What has happened?
Financial markets have begun the New Year on a stronger footing, but European macro data continues to disappoint. Purchasing Manager Indices in most European countries as well as the Eurozone’s economic sentiment indicator have remained on a downward trajectory. Especially, the German industrial production print – released earlier this week – has stoked fears that Europe’s biggest economy is on the brink of a technical recession. Indeed, the 1.9% monthly contraction in November was not only much worse than consensus expectations of a 0.3% expansion, but means that industrial production has probably declined in the last quarter of 2018. In fact, if industrial output is unchanged in December – which is not unlikely given the holiday season –the fourth quarter reading might reveal a similar industrial production drop as in the previous quarter (of around -1.7%). Two consecutive quarters with negative industrial production growth could translate into two negative quarters of GDP growth which would mean a technical recession. Admittedly, the importance of industrial production for the German economy has decreased significantly over the past few decades and problems with the auto sector have also impacted recent output levels. The industrial sector accounts for less than one third of the German GDP. This also means that a drop in industrial output does not inevitably lead to a recession. However, the industrial sector tends to be very sensitive to business cycle swings and, as a result, bigger changes in its output have been a good forecaster of economic turning points.
What would a German recession mean?
A negative fourth quarter GDP reading would mean that Germany has entered a technical recession. A technical recession is defined simply as two consecutive quarters with GDP contraction, and there was a -0.2% drop in GDP in the third quarter. The psychological effect that any recession headlines would have on risky assets, but also consumer and business sentiment should not be underestimated. After all, Germany is not only Europe’s biggest economy, but also has been one of the most reliable European growth engines in recent years.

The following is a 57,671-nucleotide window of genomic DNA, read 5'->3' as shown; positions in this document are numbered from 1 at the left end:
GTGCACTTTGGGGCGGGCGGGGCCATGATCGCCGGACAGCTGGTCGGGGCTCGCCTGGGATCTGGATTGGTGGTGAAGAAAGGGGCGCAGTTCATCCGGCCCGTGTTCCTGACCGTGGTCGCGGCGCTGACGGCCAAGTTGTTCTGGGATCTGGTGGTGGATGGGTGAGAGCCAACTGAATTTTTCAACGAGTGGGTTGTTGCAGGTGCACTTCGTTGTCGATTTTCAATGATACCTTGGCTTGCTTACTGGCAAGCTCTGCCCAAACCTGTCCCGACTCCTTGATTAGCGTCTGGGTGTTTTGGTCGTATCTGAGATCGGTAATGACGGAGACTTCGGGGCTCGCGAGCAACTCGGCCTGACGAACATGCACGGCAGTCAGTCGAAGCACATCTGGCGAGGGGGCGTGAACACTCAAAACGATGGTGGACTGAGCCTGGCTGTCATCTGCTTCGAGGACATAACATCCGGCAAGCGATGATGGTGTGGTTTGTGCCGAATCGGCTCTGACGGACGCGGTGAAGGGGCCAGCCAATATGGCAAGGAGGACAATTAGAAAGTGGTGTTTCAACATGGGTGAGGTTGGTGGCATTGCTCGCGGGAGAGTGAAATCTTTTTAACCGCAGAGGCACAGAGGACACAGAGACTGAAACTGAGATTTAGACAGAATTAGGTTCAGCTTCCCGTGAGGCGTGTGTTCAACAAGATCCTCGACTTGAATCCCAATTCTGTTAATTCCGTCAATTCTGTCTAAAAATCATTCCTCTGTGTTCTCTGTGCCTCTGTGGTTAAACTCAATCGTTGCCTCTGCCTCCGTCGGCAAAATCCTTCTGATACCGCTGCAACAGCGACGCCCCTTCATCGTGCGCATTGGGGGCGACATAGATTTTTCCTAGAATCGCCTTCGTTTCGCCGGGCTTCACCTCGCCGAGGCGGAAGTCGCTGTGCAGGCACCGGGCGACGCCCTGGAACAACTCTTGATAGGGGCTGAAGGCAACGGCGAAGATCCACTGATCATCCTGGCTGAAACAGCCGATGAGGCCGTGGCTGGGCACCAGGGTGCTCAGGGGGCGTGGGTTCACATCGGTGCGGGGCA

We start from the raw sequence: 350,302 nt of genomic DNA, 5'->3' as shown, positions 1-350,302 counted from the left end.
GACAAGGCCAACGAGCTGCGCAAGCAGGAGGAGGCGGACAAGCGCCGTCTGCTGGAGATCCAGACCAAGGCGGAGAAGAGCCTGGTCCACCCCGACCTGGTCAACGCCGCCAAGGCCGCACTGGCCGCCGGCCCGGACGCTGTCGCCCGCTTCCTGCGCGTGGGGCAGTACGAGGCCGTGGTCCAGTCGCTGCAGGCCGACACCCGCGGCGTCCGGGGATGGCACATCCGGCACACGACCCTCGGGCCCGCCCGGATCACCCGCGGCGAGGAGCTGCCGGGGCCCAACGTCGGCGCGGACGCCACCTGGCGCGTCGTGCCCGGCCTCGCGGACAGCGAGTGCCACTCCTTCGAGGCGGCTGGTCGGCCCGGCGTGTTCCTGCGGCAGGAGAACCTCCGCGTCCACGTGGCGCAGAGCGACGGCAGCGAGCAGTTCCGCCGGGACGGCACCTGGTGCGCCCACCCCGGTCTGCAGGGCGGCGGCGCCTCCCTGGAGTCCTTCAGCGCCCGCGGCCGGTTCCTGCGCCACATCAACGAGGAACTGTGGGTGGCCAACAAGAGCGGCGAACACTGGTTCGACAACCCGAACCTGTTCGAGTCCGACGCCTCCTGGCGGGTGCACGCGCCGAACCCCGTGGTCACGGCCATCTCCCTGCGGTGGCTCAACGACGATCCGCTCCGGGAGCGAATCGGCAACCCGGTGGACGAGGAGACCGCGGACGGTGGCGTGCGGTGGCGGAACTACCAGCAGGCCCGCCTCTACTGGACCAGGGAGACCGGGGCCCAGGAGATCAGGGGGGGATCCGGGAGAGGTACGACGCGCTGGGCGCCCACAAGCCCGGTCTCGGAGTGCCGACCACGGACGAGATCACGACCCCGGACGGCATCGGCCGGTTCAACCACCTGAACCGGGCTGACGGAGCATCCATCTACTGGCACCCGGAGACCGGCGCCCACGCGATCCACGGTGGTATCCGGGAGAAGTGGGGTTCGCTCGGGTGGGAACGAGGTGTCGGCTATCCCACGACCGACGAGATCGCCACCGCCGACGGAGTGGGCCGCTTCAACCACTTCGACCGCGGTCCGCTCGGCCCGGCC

However, a technical recession would not change the fact that Germany’s economy remains in robust shape. While the requirements for a technical recession might have been met, the definition of an economic recession in a broader sense doesn’t really seem applicable. The most widely accepted definition for an economic recession comes from the U.S. National Bureau of Economic Research (NBER): “A recession is a significant decline in economic activity spread across the economy, lasting more than a few months, normally visible in real GDP, real income, employment, industrial production, and wholesale-retail sales." German real income, employment and wholesale & retail sales all remain ingood shape. The disappointing industrial production is mostly caused by temporary supply-side issues, namely, the production shortfalls in the automotive industry related to emission test delays and also drought-related problems, for example in the chemical industry. Capacity utilization is still high in historical terms, suggesting an economy that is still prospering.
Financial markets have shown little interest in the threat of a technical recession in Germany. The German DAX index has rallied by 3.2% year-to-date. 10Y German government bund yields have barely moved. We see two reasons for this divergence between financial markets and macro data. First of all, a lot of bad news has been priced in after the December sell-off. Secondly, bad European and German macro news has been pushed into the background by more market-friendly headlines in the U.S. (labor market report, Fed comments) and Asia (Chinese RRR cuts).
Taking all leading and coincidence indicators into account, we think it is still likely that German growth was positive in Q4 and therefore a technical recession will be avoided. Private and public consumption still have the potential to offset the industrial downturn. For example, German retail sales were encouraging in the first two months of Q4 (0.1% and 1.4% mom growth).
However, the risks of a technical recession have increased in recent months and can definitely not be neglected. The title of our annual outlook publication is “Beyond the peaks” and we may well be past peak GDP growth and a slowdown was to be expected. Robust consumption growth amidst a strong labor market will help guard against a technical recession in Germany or Europe more broadly, but fears around it could weigh on financial markets as well as on European business and consumer sentiment. This in combination with lingering global uncertainties could reinforce the growth deceleration. We expect Eurozone growth to slow to 1.6% in 2019 from 1.9% in 2018. With regard to the investment outlook, we would like to reiterate some of our 2019 outlook themes: expect slower macro and corporate earnings growth, be vigilant on volatility and prefer U.S. over European equities.
Download this CIO Insights Memo as a pdf here.